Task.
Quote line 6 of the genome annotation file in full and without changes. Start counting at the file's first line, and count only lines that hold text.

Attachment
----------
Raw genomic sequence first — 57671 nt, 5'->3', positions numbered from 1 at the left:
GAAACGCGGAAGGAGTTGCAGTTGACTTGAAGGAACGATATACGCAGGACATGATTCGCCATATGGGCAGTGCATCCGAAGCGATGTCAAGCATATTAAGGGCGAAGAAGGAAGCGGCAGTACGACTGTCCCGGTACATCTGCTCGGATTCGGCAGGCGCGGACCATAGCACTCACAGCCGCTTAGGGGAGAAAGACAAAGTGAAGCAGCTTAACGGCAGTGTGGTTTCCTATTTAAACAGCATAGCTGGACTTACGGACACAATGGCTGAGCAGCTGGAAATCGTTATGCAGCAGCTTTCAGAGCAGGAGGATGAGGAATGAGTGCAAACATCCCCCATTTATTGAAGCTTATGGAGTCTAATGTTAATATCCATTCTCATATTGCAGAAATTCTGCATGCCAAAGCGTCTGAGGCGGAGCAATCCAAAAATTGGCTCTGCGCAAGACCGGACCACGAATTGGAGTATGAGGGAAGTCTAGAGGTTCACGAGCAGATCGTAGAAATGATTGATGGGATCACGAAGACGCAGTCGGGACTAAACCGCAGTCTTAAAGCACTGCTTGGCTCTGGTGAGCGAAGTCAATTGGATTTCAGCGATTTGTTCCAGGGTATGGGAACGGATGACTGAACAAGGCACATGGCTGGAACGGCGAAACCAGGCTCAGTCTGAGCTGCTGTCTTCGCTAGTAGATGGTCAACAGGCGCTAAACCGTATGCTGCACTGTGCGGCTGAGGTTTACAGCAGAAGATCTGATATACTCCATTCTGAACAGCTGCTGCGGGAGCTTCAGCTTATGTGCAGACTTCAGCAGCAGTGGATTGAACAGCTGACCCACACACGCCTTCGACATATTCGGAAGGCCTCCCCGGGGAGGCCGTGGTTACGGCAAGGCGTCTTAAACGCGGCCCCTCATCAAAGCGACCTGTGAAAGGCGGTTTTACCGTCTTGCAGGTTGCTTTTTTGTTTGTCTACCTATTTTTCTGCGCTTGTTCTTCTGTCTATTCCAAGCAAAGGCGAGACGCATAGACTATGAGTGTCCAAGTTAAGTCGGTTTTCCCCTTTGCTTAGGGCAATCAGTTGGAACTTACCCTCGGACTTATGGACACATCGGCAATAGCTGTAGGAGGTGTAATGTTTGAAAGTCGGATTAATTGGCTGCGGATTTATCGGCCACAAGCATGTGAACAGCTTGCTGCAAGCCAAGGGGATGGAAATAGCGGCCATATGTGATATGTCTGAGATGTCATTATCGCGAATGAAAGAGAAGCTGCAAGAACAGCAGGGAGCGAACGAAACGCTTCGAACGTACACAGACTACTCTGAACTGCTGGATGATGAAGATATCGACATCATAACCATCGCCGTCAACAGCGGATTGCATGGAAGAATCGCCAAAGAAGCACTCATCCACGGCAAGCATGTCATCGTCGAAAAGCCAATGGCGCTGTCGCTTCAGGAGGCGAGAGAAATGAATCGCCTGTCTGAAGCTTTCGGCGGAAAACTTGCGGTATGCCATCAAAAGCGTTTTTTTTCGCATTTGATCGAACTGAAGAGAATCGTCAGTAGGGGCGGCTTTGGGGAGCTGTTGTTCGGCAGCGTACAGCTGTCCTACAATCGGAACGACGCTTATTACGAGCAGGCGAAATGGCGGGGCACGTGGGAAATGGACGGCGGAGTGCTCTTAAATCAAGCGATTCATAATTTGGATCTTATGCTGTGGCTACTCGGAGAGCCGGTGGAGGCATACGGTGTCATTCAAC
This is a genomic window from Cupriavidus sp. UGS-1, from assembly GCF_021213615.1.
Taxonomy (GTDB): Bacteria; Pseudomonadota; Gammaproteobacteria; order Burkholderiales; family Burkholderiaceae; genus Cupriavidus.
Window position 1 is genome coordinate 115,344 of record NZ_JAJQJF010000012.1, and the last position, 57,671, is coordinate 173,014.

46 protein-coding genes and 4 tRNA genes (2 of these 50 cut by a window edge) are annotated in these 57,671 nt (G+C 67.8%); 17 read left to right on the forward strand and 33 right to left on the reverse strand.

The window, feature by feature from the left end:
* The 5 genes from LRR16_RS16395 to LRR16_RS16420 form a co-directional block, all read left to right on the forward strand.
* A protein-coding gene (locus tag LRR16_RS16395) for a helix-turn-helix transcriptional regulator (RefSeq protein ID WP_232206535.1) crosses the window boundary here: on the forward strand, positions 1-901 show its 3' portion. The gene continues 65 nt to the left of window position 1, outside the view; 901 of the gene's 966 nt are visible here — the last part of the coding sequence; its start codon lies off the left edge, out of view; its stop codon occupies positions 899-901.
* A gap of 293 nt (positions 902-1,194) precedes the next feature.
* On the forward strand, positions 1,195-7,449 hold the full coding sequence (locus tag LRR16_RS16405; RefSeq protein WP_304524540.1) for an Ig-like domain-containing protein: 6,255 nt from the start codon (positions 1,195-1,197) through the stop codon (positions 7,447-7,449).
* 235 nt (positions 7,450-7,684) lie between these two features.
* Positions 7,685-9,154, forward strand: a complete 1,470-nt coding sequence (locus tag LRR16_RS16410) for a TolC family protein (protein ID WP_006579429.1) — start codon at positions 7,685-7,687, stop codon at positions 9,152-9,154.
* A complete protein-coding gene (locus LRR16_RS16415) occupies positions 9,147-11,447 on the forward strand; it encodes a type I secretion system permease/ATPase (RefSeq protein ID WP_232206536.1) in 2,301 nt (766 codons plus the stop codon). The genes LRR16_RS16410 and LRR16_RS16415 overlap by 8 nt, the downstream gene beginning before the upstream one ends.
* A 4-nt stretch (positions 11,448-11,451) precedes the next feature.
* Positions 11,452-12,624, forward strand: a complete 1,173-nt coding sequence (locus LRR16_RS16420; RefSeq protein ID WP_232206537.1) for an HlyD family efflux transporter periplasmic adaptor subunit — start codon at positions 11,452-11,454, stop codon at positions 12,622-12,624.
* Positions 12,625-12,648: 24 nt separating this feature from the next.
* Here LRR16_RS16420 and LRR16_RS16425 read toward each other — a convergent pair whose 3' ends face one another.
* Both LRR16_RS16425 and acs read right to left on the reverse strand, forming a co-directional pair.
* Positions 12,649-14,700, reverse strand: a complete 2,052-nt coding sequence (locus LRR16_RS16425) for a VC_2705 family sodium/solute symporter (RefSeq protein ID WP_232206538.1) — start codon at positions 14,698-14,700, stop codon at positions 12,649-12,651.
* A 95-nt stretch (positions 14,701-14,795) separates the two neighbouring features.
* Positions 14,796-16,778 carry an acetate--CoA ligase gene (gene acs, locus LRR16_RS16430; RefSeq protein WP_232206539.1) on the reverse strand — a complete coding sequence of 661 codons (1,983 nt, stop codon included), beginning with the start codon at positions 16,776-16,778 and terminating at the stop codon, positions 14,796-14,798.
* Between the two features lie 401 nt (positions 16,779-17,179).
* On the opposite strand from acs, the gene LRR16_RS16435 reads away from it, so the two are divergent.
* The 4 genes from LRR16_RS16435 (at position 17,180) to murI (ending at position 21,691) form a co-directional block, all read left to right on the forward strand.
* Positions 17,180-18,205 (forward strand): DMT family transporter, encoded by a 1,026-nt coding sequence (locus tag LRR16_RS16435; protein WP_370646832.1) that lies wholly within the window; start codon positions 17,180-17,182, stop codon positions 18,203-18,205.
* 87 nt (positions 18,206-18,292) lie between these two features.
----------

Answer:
46 protein-coding genes and 4 tRNA genes (2 of these 50 cut by a window edge) are annotated in these 57,671 nt (G+C 67.8%); 17 read left to right on the forward strand and 33 right to left on the reverse strand.